15 June 2012

From Behind the T-walls: The Fertile Crescent and the Ishtar Gate

In May, I had the rare opportunity to take a drive down to Babil province to help my team prepare for a conference which we would be hosting in the days following. I spent three days in the provincial capital, Hilla, and though I wasn't allowed out much, I did get to see some things on the ride down, and during my visit to the ruins, and the conference site.
Roadside signs on the road to Al-Hilla

The drive is most definitely done in an armored convoy, and though we left early in the morning, and in the middle of the week, the 62 mile drive still took about two and a half hours. And when wearing body armor (thankfully no helmet!), it's pretty exhausting. There were, however, a few things to look at on the way:

You may recognize the name Mesopotamia, but you might not realize that so much of the earliest, most ancient, and also Biblical peoples came from what is now Iraq. I'm talking about the Babylonians, Sumerians, Akkadians, Arameans, Assyrians, and Chaldeans (just to name a few). (As an aside: Did you know that Abraham (yes, THAT one) was born in Iraq? I hope to someday be able to visit Nassiriyah in Dhi Qar province so that I can see the the city of Ur, where Abraham was saved from Nimrod's fire.)

Mesopotamia means, "the land between the rivers." In this case, we're talking about the Tigris and the Euphrates rivers, two of the most iconic rivers in human history and the reason that this area was once known as the Fertile Crescent. These two rivers still flow through Iraq, and provide water for animals and crops, and one of the primary economic drivers in Babil province is agriculture. The majority of residents in the province are engaged in some form of agricultural work. I think that much of the farming is still practiced in the ancient way. I managed to catch an example of some of the produce on the drive. Also note the vast number of palm trees. These trees produce dates, one of the most nutritious foods, and which I find to be incredibly tasty, especially when stuffed with walnuts. I'm so happy that date season is upon us. I can't wait until they're ripened, dried and stuffed!

Men unloading cucumbers for sale. Also shown: Watermelons, and other fruits.

A man walks down the street

The best picture of Hammurabi I was able to get
When we finally arrived in Al-Hillah, I caught a glimpse of where I would be headed -- see that building on the hill in the rear of the photo? That was Saddam's palace, and today, there's a conference center on the grounds surrounding it. And just in the foreground is a statue to Hammurabi, writer of one of the oldest-known written laws, from BCE 1772 -- the Code of Hammurabi. The tablet of these Babylonian laws still exists, and it lives, very well preserved in the Louvre (Paris) today. It represents one of the earliest legal systems to be publicly proclaimed to the people, organized and displayed so that all could read it and know the consequences for their actions.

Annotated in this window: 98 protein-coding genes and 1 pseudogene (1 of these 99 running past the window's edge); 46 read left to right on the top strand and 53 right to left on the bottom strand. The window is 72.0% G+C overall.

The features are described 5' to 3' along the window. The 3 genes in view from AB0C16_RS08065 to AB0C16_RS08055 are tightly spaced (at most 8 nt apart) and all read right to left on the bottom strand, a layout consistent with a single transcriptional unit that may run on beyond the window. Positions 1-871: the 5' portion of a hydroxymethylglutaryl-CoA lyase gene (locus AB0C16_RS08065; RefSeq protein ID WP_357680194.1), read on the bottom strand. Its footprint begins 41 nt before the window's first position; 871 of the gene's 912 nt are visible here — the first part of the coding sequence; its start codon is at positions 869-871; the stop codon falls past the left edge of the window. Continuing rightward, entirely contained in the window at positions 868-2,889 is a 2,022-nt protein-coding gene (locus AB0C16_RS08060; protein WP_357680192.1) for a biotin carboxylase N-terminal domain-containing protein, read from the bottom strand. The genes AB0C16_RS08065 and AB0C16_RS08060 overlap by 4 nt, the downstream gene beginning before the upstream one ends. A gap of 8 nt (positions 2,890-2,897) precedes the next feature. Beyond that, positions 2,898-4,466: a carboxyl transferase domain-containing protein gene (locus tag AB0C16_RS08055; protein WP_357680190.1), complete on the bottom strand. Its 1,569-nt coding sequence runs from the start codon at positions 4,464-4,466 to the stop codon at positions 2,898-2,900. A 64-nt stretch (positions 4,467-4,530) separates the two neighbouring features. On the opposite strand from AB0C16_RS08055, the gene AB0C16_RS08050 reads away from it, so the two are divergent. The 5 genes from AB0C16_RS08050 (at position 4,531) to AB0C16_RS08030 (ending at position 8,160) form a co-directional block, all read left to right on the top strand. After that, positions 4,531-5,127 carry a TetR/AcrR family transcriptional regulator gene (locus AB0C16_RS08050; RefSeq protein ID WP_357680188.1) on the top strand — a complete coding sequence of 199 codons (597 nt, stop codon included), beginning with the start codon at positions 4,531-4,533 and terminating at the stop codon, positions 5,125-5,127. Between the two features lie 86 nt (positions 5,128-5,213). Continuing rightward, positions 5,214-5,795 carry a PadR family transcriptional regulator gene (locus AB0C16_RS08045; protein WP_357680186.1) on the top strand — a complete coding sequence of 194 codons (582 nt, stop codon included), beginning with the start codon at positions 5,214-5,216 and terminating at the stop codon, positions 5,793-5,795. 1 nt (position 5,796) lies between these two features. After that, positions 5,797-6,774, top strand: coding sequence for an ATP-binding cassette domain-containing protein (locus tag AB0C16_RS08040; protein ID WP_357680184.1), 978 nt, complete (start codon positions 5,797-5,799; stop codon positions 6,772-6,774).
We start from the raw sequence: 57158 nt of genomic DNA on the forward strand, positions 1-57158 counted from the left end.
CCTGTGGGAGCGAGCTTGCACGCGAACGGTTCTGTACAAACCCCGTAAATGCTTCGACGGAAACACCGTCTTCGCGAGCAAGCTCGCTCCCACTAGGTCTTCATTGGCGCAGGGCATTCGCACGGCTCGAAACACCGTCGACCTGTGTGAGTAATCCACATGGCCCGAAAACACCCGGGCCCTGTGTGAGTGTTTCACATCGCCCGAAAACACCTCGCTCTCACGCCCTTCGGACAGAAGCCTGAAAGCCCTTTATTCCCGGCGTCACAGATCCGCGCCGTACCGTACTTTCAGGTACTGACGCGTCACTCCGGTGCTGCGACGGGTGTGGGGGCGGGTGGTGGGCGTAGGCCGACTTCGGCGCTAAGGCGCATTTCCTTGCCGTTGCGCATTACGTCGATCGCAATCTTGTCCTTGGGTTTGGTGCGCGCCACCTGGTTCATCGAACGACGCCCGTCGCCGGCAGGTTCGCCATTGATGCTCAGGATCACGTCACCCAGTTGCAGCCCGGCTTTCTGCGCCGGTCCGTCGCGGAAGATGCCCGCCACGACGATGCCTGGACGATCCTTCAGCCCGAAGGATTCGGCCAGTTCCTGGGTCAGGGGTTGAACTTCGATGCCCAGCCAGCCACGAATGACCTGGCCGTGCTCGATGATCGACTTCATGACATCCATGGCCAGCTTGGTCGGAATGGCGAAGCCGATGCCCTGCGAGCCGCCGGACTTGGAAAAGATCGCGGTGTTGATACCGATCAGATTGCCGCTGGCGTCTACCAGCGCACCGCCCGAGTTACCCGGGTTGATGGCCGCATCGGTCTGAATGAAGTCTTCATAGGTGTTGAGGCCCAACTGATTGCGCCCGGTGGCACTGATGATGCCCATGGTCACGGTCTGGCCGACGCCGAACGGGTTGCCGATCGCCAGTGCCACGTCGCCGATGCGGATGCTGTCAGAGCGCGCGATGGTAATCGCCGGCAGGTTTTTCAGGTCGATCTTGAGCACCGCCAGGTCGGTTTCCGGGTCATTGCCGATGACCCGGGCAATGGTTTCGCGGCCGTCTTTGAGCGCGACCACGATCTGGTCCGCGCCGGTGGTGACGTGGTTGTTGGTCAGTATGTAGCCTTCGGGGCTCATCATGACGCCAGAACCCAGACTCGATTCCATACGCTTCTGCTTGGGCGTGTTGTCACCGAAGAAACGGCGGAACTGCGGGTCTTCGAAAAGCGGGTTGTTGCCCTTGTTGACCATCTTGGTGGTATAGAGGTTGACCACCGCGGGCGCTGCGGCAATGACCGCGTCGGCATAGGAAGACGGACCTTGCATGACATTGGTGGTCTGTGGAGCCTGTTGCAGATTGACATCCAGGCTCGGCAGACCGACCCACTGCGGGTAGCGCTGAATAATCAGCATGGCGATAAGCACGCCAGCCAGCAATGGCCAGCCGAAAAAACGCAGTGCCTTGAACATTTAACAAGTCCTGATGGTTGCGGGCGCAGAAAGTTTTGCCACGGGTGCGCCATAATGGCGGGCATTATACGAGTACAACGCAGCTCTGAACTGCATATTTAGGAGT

It's shown backwards here, but the Iraqi flag reads, Allahu Akbar, which means, God is Great in Arabic

Me on the bank of the River at the Conference Site
I was viewing the main dining hall at the site, and it is very ornately carved multi-colored marble. On the ceiling around the chandeliers, Saddam created names for himself, and had them carved into the ceiling.

I had the opportunity to tour the house as well, which was once occupied by the US Army. The walls inside are now covered with graffiti. On the outside, you can see that Saddam left his mark pretty much everywhere. Above and below, you find the slightly stylized Arabic letters, 'sad' and 'hah,' the initials of Saddam Hussein, mixed into the decorative carvings in the walls.

Wondering why this tree has steps and a wall? Supposedly this was Saddam's tree-- the one of thousands which he planted himself.
Saddam also had pictures of himself and reliefs of his so-called greatness carved onto the walls.

Me in Saddam's bedroom.
A Mural of the great buildings and peoples of Iraq, on the palace ceiling.
And now we start our way from the palace, to the site of ancient Babylon, the world's first metropolis. The panorama below was taken from the balcony of the palace.

The layout of ancient Babylon

This is the picture you've been waiting for, right?  Me at the gate of the Goddess Ishtar.  The ruins of Ancient Babylon are no longer a UNESCO World Heritage Site because of the damage that Saddam Hussein did to the site during the "restoration" of the ruins. Many of the best pieces of the city are now in the major museums of the world.

Some of the original bricks were inscribed in the name of King Nebuchadnezzar who commissioned the building of the walls, as well as the Hanging Gardens, one of the 7 Ancient Wonders, now lost to history. During the destruction of the ruins by Saddam Hussein, new bricks were added praising him.

These are what the blue brick reliefs look like now, poorly painted copies mimicking the artistry and craftsmanship of the originals.
This is not an original, but more like what they might have looked like -- glazed ceramic in bright blue. And what they looked like when I saw some of the original pieces more lovingly cared for in Istanbul. They were beautiful, right?

I also got a rare treat: a trip inside the Nebuchadnezzar Museum, with a guided tour from the curator, who I am pretty sure didn't think that I was the VIP of the visit, since he only seemed interested in talking to my South African security detail.

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